AT&T to take $10bn charge, subsidies weigh on Q4

The one-time charge relates to pension obligations, but carrier also complains of effect of superstorm and device subsidies

AT&T’s shares were rocked by a shock warning that it would take a $10bn charge related to pension schemes, while also citing the impact of Hurricane Sandy plus more long term – and therefore concerning – factors like device subsidies, which will reignite the controversy over the way the iPhone, in particular, harms profits.

The carrier said in a filing with the SEC that it expects to take a non-cash, pre-tax charge of about $10bn related to actuarial gains and losses on pension and post-employment benefit plans. The loss of about $12bn will be offset by an asset gain of $1.9bn.

AT&T also said in the filing that it will suffer the penalty of high smartphone sales in its fourth quarter. Having crowed over those sales, which totalled 10.2m, ahead of announcing its Q4 results on Thursday, it now warns that the high subsidies on the products will create “near term pressure” on operating income, margins and earnings per share. All carriers with a heavy emphasis on contract customers, often lured by a low upfront charge for an expensive device, suffer this effect, which is leading to many operators, led by T-Mobile USA, Telefonica Spain and others, to seek alternatives to subsidies to attract users – financing schemes, lower data tariffs and other tactics are increasingly being employed.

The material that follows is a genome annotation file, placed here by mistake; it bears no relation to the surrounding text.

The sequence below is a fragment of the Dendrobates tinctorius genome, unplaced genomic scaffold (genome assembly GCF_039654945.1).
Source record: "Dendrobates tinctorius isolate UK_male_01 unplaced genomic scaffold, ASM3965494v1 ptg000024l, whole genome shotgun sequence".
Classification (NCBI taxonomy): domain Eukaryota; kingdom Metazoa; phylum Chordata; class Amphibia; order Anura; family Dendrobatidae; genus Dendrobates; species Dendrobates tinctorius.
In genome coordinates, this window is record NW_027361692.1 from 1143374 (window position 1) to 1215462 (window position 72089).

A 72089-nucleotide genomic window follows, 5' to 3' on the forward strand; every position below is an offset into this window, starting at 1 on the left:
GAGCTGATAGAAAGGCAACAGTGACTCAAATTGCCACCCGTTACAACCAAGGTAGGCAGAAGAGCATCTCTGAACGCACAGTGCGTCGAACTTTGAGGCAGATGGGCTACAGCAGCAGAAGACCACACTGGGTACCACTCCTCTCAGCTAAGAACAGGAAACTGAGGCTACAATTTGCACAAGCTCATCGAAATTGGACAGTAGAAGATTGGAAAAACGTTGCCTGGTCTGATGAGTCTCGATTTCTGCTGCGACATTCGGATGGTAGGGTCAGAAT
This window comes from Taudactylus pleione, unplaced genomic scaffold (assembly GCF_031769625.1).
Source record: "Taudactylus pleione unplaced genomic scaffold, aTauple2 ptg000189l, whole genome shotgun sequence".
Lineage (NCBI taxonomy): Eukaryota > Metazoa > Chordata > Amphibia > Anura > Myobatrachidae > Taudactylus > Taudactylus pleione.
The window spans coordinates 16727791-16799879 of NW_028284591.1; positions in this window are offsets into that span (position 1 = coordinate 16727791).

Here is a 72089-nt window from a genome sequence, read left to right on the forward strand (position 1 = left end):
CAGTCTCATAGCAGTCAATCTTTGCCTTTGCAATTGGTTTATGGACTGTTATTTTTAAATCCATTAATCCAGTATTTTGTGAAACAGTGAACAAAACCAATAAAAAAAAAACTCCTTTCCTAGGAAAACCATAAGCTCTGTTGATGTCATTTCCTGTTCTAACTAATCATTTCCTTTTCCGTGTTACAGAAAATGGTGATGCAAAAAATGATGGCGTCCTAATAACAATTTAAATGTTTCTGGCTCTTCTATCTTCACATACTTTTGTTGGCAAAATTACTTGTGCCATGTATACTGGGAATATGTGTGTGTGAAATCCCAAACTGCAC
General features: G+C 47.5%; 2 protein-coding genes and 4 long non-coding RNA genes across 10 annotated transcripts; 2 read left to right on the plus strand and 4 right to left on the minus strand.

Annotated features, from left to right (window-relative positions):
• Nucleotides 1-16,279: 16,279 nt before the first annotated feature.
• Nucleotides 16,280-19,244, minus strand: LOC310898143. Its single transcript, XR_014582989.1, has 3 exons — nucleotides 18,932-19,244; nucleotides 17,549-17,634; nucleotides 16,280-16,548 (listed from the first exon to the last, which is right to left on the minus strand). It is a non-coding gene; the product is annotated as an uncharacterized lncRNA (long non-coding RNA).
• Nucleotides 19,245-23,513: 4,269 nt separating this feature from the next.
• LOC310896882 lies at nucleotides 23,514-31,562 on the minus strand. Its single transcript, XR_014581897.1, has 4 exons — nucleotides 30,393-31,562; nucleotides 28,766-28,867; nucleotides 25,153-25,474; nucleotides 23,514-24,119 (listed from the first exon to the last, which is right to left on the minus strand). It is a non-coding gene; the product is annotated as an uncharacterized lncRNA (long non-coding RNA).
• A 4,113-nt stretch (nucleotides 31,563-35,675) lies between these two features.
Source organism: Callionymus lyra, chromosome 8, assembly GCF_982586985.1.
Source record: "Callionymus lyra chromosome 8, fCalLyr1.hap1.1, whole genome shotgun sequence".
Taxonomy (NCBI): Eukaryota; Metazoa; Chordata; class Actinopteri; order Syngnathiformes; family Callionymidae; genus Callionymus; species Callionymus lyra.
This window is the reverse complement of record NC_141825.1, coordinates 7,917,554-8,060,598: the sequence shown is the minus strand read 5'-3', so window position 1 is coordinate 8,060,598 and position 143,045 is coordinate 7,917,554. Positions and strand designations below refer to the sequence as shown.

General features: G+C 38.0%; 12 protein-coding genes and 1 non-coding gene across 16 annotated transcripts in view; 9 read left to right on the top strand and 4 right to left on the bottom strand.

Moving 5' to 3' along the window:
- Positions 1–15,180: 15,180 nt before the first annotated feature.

AT&T has been particularly affected by the subsidy impact since launching the iPhone exclusively in 2007, since it remains more reliant on this smartphone than its rivals, and Apple devices come with the most hefty subsidies.

AT&T also cited Hurricane Sandy as a negative factor in its Q412 performance. It expects a reduction in operating income of about $175m as a result of storms, mainly affecting its mobile unit.

It has massive pension liabilities, many stemming from its historic position as the US’s monopoly carrier. The obligations rise in an environment of low interest rates because the present value of those future payments goes up. In 2011, AT&T recorded a non-cash charge of $6.3bn for adjustments to its pension and post-retirement benefit plans.

Verizon also said last week, ahead of its own results, that it would take $9bn to $10bn in one-time charges related to several issues including the superstorm and refinancing costs.

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